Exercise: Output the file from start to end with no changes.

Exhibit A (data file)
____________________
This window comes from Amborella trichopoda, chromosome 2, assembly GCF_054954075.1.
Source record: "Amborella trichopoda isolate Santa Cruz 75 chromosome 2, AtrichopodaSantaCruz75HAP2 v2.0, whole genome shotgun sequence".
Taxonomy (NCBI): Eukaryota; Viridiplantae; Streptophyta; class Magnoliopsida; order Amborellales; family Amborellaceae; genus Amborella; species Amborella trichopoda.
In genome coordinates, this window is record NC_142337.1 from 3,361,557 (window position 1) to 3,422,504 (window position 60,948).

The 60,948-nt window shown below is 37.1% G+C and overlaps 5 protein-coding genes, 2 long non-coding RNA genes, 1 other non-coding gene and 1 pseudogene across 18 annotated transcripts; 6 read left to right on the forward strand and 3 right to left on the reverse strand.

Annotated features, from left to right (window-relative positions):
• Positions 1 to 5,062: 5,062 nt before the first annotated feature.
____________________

This window comes from Amborella trichopoda, chromosome 2, assembly GCF_054954075.1.
Source record: "Amborella trichopoda isolate Santa Cruz 75 chromosome 2, AtrichopodaSantaCruz75HAP2 v2.0, whole genome shotgun sequence".
Taxonomy (NCBI): Eukaryota; Viridiplantae; Streptophyta; class Magnoliopsida; order Amborellales; family Amborellaceae; genus Amborella; species Amborella trichopoda.
In genome coordinates, this window is record NC_142337.1 from 3,361,557 (window position 1) to 3,422,504 (window position 60,948).

The 60,948-nt window shown below is 37.1% G+C and overlaps 5 protein-coding genes, 2 long non-coding RNA genes, 1 other non-coding gene and 1 pseudogene across 18 annotated transcripts; 6 read left to right on the forward strand and 3 right to left on the reverse strand.

Annotated features, from left to right (window-relative positions):
• Positions 1 to 5,062: 5,062 nt before the first annotated feature.